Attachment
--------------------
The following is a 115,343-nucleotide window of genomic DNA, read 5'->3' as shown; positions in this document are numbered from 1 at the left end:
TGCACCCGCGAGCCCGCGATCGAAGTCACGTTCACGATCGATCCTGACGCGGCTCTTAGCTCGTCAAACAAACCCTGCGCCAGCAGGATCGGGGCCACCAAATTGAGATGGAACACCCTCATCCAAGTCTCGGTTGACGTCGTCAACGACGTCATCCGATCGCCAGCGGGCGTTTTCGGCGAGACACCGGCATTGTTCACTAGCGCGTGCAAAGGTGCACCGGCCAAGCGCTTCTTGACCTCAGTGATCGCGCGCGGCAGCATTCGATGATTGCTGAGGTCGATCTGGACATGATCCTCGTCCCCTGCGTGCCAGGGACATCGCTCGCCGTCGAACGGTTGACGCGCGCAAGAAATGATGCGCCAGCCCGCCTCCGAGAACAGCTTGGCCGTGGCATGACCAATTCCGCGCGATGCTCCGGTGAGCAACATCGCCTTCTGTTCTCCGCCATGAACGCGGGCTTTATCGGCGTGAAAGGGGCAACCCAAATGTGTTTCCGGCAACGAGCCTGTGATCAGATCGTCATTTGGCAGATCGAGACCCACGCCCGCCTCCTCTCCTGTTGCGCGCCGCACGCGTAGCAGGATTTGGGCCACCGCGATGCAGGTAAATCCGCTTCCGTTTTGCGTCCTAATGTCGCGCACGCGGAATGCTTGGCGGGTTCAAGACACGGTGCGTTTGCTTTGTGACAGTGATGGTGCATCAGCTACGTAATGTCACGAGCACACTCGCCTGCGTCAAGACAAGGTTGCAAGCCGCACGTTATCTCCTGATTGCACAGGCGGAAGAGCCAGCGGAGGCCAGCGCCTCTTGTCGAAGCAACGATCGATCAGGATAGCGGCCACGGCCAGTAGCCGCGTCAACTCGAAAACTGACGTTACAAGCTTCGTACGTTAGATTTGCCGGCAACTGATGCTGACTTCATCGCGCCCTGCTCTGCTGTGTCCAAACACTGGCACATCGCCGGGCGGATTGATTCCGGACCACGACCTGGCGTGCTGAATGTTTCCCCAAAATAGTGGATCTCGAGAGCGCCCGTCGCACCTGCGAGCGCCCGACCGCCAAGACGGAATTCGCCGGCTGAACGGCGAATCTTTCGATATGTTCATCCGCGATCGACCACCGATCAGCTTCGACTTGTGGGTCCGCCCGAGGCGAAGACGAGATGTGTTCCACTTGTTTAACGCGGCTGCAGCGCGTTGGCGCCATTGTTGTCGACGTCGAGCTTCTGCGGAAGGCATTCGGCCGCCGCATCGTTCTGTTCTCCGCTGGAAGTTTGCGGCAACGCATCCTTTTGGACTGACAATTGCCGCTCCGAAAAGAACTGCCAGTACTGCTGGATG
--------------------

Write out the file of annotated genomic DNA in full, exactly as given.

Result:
The following is a 115,343-nucleotide window of genomic DNA, read 5'->3' as shown; positions in this document are numbered from 1 at the left end:
TGCACCCGCGAGCCCGCGATCGAAGTCACGTTCACGATCGATCCTGACGCGGCTCTTAGCTCGTCAAACAAACCCTGCGCCAGCAGGATCGGGGCCACCAAATTGAGATGGAACACCCTCATCCAAGTCTCGGTTGACGTCGTCAACGACGTCATCCGATCGCCAGCGGGCGTTTTCGGCGAGACACCGGCATTGTTCACTAGCGCGTGCAAAGGTGCACCGGCCAAGCGCTTCTTGACCTCAGTGATCGCGCGCGGCAGCATTCGATGATTGCTGAGGTCGATCTGGACATGATCCTCGTCCCCTGCGTGCCAGGGACATCGCTCGCCGTCGAACGGTTGACGCGCGCAAGAAATGATGCGCCAGCCCGCCTCCGAGAACAGCTTGGCCGTGGCATGACCAATTCCGCGCGATGCTCCGGTGAGCAACATCGCCTTCTGTTCTCCGCCATGAACGCGGGCTTTATCGGCGTGAAAGGGGCAACCCAAATGTGTTTCCGGCAACGAGCCTGTGATCAGATCGTCATTTGGCAGATCGAGACCCACGCCCGCCTCCTCTCCTGTTGCGCGCCGCACGCGTAGCAGGATTTGGGCCACCGCGATGCAGGTAAATCCGCTTCCGTTTTGCGTCCTAATGTCGCGCACGCGGAATGCTTGGCGGGTTCAAGACACGGTGCGTTTGCTTTGTGACAGTGATGGTGCATCAGCTACGTAATGTCACGAGCACACTCGCCTGCGTCAAGACAAGGTTGCAAGCCGCACGTTATCTCCTGATTGCACAGGCGGAAGAGCCAGCGGAGGCCAGCGCCTCTTGTCGAAGCAACGATCGATCAGGATAGCGGCCACGGCCAGTAGCCGCGTCAACTCGAAAACTGACGTTACAAGCTTCGTACGTTAGATTTGCCGGCAACTGATGCTGACTTCATCGCGCCCTGCTCTGCTGTGTCCAAACACTGGCACATCGCCGGGCGGATTGATTCCGGACCACGACCTGGCGTGCTGAATGTTTCCCCAAAATAGTGGATCTCGAGAGCGCCCGTCGCACCTGCGAGCGCCCGACCGCCAAGACGGAATTCGCCGGCTGAACGGCGAATCTTTCGATATGTTCATCCGCGATCGACCACCGATCAGCTTCGACTTGTGGGTCCGCCCGAGGCGAAGACGAGATGTGTTCCACTTGTTTAACGCGGCTGCAGCGCGTTGGCGCCATTGTTGTCGACGTCGAGCTTCTGCGGAAGGCATTCGGCCGCCGCATCGTTCTGTTCTCCGCTGGAAGTTTGCGGCAACGCATCCTTTTGGACTGACAATTGCCGCTCCGAAAAGAACTGCCAGTACTGCTGGATG